National conference could herald start of new era for Niger's media
|Publisher||Reporters Without Borders|
|Publication Date||1 April 2010|
|Cite as||Reporters Without Borders, National conference could herald start of new era for Niger's media, 1 April 2010, available at: http://www.refworld.org/docid/4bc2cd2d1a.html [accessed 27 July 2016]|
|Disclaimer||This is not a UNHCR publication. UNHCR is not responsible for, nor does it necessarily endorse, its content. Any views expressed are solely those of the author or publisher and do not necessarily reflect those of UNHCR, the United Nations or its Member States.|
Reporters Without Borders hopes that a three-day national conference on the media that ended yesterday in Niamey will help to restore press freedom in Niger and establish a new relationship between its government and news media.
"Niger's media have just lived through several grim years under authoritarian rulers who despised them," Reporters Without Borders said. "We therefore hope that this national conference, coming shortly after a change of regime, will mark the beginning of a new era for the media."
The press freedom organisation added: "We welcome the reopening of the Niamey Press Club and the proposed press law decriminalising press offences. We nonetheless hope that these moves will lead to a concrete improvement in the climate in which journalists work."
The military government announced the reopening of the Niamey Press Club on 29 March, the first day of the conference. It was closed by the preceding government in the summer of 2008.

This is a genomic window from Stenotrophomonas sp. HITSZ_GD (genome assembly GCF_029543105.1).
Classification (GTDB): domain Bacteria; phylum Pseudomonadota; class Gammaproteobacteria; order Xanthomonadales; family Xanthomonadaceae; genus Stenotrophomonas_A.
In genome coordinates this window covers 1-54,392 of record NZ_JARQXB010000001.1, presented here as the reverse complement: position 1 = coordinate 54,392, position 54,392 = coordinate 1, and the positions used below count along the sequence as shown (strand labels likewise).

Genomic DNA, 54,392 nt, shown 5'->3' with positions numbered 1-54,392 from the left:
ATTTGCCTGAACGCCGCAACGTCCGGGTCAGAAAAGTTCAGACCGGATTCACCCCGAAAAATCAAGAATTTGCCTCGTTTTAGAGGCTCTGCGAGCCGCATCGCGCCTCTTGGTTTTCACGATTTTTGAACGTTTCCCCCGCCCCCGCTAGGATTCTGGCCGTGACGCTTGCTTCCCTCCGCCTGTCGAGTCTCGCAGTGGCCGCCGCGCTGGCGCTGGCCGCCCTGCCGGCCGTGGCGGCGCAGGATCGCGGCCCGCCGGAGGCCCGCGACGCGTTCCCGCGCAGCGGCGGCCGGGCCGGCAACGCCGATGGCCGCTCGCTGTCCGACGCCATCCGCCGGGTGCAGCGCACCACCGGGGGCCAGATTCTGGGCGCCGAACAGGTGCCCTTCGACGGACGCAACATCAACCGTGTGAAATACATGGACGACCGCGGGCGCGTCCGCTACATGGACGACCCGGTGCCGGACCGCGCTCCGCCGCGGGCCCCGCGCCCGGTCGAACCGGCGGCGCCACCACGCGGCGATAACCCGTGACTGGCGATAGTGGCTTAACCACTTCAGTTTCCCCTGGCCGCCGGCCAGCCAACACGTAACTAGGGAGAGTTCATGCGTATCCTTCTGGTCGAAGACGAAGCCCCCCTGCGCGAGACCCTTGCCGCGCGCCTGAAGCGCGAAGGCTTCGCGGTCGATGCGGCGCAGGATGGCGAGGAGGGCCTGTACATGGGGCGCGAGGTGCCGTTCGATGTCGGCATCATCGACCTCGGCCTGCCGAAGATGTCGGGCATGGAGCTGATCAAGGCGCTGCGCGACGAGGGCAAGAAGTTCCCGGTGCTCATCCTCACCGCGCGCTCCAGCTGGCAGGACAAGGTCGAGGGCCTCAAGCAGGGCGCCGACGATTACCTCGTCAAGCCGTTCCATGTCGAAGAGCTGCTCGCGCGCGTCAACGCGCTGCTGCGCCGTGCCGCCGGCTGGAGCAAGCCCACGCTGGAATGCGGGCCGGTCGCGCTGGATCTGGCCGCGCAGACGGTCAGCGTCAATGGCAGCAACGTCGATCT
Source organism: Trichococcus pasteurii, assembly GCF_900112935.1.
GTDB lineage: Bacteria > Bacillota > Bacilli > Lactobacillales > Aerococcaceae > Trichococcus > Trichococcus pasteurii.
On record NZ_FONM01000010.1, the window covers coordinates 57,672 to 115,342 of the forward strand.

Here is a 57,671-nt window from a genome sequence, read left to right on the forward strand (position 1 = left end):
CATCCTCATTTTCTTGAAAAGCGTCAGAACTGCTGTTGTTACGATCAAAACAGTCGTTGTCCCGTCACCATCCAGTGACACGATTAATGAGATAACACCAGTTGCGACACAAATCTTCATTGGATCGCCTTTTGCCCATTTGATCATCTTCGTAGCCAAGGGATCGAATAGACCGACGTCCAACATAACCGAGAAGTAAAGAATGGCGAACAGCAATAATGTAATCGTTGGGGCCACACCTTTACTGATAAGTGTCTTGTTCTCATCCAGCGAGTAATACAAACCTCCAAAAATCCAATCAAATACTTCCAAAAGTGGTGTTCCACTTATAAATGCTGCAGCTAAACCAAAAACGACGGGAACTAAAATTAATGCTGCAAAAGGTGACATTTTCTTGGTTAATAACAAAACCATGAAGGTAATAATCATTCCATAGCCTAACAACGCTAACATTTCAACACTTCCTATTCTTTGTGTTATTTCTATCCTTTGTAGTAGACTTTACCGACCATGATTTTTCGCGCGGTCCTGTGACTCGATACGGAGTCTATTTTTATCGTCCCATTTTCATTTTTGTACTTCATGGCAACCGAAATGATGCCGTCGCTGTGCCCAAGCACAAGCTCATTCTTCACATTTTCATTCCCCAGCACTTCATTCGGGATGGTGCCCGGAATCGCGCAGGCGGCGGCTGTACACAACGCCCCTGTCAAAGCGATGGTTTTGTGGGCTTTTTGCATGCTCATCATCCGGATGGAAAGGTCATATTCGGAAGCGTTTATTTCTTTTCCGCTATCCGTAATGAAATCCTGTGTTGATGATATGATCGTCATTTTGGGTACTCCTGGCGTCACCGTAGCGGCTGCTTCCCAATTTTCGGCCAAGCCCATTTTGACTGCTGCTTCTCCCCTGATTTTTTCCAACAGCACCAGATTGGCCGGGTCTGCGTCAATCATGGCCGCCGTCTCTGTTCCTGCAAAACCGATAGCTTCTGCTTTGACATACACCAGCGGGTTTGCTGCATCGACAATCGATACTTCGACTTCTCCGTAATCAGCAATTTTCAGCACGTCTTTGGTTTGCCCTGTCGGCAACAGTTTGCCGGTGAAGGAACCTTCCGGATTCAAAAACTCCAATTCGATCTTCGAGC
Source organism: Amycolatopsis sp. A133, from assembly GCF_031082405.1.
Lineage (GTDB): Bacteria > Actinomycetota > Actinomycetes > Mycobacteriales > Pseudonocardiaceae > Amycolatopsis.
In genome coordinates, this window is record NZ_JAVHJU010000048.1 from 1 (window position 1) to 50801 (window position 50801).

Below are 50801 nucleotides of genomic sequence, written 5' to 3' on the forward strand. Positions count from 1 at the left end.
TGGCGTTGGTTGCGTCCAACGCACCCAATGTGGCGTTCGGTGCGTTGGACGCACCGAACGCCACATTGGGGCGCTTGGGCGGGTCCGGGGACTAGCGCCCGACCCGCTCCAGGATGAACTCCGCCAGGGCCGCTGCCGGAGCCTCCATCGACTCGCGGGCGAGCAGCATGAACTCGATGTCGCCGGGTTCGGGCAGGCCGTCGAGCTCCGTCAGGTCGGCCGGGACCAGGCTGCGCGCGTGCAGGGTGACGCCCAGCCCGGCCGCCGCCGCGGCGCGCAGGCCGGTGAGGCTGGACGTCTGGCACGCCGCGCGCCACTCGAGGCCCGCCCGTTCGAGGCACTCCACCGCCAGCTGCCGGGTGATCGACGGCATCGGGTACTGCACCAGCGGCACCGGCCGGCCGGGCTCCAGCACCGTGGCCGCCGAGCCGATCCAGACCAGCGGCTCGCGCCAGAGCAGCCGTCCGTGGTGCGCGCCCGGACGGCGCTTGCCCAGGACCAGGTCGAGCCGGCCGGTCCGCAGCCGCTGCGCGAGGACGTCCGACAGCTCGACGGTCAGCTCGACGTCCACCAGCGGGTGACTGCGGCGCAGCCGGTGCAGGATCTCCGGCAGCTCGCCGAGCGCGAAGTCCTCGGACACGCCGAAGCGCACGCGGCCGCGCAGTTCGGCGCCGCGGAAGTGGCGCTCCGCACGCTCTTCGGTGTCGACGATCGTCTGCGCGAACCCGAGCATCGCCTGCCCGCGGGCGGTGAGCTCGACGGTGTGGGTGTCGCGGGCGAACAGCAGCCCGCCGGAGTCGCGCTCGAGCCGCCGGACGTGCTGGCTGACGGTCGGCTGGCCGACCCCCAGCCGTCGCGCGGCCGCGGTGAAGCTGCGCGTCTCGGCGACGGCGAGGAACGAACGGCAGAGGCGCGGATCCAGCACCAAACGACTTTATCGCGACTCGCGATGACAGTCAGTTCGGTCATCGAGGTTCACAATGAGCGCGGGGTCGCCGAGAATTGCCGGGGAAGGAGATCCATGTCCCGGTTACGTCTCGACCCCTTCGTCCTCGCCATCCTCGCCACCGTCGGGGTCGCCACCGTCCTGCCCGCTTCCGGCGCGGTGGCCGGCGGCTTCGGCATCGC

"The truth has been restored and an injustice has been set right," Niamey Press Club president Abdourahamane Ousmane told Reporters Without Borders. "The closure interrupted the momentum we had developed since the Press Club's launch. We now hope to revive its activities and recover our peace of mind."
The draft press law that was debated and approved by the conference's participants abolishes prison sentences for journalists.
"The proposed press law reform clearly represents a step forward but, before it is adopted, the new authorities must ensure that the fines for journalists and news media are not excessive," Reporters Without Borders said. "They must also ensure that journalists really are protected from imprisonment and are not exposed to the possibility of being jailed under any of the criminal code's provisions. If that were the case, then this reform would be illusory."
The national conference on the media was originally due to have been held on 25-27 February, but was postponed after a military coup overthrew President Mamadou Tandja on 18 February.